To me, public employment should be a "sacred trust". You as a Government Almighty employee (or a contractor doing the same thing) are living off of my forcibly extracted tax dollars? Unionize about working conditions, within reason, OK by me… But do NOT go on strike!!! Y'all told me it's (education) "all for the children", or public transit is "all for the environment, efficiency, etc.", and then GO ON STRIKE and deprive me of my promised services??! Oh, I see, it is NOT about serving ME, it is about serving YOU!

    My policy-wonk solution (in days of cheap computer power and databases) would be to create a USA-wide data base of ALL Government Almighty "servants" who have ever gone on strike. Now let each voting district vote on, "Do you, or do you not, want to employ public workers who have ever gone on strike?"

  • Dizzle||

    The real crux is, in many states the government doesn't have to use union labor to incur the extremely high costs of union labor thanks to prevailing wage and the davis bacon act. Taxpayers get screwed no matter what.

  • JesseAz||

    What don't you get. The government is supposed to be a neutral arbiter. The freedom of association is a private right, not a public right. This is as stupid as arguing congress can outlaw a group of people on freedom of association grounds.

  • SQRLSY One||

    "The freedom of association is a private right, not a public right."

    That's as things are today, which has very little to do with how things optimally SHOULD be. "Outlawing a group of people" is a HUUUGE sight removed from advocating "you should have NO right to be a public employee again, if you have betrayed the public trust, by going on strike, as a public employee, and the local voting district has decided they don't want your kind of public employee".

    As is, "concentrated benefits, diffuse costs" favors public employees, and the voters need to be armed to fight back.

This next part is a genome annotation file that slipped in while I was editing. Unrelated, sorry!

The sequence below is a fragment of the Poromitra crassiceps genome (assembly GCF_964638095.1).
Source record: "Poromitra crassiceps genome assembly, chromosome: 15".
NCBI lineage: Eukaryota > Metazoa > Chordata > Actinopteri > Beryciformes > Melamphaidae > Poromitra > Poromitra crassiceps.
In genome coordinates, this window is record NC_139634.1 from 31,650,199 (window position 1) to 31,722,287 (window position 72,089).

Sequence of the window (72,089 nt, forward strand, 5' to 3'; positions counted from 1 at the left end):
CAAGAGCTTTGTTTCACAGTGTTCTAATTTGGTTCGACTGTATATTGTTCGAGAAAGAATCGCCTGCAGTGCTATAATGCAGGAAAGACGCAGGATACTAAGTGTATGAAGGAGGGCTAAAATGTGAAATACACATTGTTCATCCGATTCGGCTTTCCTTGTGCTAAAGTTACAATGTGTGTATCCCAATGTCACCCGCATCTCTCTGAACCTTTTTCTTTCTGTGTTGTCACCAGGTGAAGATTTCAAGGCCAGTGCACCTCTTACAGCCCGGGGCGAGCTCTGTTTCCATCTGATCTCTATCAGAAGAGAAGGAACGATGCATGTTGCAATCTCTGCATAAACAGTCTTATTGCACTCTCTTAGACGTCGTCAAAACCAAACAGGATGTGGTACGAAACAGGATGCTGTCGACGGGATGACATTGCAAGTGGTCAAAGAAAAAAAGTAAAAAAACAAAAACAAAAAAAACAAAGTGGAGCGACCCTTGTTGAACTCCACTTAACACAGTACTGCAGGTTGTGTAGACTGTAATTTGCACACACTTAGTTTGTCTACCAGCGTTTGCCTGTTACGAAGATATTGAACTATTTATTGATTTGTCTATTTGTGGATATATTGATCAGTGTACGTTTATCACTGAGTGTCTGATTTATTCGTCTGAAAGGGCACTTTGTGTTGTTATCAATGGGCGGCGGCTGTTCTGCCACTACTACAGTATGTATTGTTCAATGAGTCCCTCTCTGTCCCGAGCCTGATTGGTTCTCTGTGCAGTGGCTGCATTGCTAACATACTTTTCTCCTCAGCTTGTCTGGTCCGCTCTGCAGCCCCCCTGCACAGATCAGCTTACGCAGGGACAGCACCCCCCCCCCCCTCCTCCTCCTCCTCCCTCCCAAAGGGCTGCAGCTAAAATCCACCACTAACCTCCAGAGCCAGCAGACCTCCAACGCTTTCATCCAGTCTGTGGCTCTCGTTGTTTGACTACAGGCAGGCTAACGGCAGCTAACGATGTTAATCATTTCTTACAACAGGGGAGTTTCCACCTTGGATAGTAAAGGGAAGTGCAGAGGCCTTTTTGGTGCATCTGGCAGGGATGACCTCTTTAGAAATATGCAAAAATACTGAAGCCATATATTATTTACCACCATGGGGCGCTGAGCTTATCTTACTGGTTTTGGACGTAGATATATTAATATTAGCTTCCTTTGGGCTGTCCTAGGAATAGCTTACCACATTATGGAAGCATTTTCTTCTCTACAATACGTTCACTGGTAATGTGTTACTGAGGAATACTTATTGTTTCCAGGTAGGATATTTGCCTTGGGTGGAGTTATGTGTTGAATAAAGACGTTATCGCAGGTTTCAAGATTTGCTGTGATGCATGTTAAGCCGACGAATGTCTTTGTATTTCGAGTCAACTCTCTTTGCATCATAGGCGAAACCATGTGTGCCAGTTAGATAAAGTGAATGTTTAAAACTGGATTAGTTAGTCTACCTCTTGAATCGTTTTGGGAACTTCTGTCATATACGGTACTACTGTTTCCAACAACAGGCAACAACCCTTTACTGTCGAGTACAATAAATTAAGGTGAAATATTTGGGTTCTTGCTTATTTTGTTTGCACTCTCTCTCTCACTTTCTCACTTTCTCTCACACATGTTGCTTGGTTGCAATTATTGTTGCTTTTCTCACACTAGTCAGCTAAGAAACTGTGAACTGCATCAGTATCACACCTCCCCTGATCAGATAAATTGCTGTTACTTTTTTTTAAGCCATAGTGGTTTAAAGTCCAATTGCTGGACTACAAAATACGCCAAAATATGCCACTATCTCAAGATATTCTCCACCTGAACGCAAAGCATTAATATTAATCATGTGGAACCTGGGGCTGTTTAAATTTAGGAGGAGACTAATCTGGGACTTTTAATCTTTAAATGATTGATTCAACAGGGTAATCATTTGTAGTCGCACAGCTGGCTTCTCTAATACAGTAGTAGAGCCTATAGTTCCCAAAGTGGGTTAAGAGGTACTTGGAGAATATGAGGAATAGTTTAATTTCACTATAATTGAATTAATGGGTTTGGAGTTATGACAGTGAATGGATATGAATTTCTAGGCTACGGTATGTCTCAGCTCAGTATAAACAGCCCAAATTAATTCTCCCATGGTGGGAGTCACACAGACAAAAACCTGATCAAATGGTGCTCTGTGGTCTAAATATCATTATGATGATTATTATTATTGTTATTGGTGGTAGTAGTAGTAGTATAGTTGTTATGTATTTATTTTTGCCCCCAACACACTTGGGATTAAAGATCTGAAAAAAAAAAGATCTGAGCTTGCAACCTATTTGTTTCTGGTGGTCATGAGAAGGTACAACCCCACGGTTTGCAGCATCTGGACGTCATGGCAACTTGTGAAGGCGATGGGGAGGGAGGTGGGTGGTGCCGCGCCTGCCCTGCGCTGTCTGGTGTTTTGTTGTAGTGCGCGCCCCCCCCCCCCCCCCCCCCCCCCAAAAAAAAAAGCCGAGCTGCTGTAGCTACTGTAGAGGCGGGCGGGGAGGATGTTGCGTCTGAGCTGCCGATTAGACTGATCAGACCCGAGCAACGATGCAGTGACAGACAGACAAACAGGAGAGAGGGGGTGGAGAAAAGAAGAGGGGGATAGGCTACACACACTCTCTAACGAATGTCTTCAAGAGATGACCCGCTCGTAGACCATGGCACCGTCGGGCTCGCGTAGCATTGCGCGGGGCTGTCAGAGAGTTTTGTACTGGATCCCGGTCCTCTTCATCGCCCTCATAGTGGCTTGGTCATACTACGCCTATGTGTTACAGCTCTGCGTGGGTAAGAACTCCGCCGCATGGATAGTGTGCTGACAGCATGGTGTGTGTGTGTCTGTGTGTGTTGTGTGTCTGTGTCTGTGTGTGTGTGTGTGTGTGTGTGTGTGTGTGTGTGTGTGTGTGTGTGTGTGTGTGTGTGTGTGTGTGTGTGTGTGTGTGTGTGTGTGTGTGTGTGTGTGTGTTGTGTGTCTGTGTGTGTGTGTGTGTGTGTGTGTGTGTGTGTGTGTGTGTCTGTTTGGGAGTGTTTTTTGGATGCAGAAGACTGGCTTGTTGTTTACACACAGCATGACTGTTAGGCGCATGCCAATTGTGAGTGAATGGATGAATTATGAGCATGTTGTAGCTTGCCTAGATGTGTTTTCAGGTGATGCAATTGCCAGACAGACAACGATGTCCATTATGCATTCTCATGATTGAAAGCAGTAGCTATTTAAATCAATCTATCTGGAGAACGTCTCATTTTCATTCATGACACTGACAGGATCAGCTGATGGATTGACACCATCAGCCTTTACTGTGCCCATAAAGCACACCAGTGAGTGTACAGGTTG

Government should NOT be a neutral arbiter when selecting workers and contractors, in a sense... It should select those best qualified to provide goods and services! A past history of going on strike is NOT a good sign!

  • Brett Bellmore||

    No, that's called "money laundering": The city politicians arrange for the union to have a monopoly, and in return the union provides the politicians donations and campaign labor funded by the taxpayers.

    Government unions are, basically everywhere, just an intermediary for politicians to launder tax dollars to their campaigns through. It's the only reason they're tolerated.

  • chemjeff radical individualist||

    It could be corrupt money laundering. Or it could be a non-corrupt principled stand to favor union shops over nonunion shops.

  • loveconstitution1789||

    Money laundering is by definition criminal...so corrupt if government is allowing it.

  • JesseAz||

    You just can't help yourself. Maybe I need to know what your definition of corruption is. Mandating terms of a government contract that ultimately benefits the agent granting and mandating the terms is in my view corruption.

    Again, no non partisan study has shown union labor is more beneficial than a non union. There is no government interest in union set asides aside from the politcially kick back to the government.

  • JesseAz||

    Let me put it more simply for you Jeff. Would you be okay with a government favoring republican owned shops, male owned shops, church owned shops, etc under the guise of freedom of association. Be honest.

    At least try to argue under freedom of contract. It's a bit more tenable. But there you still have the issue of favored constituents, which again is a tilt towards corruption.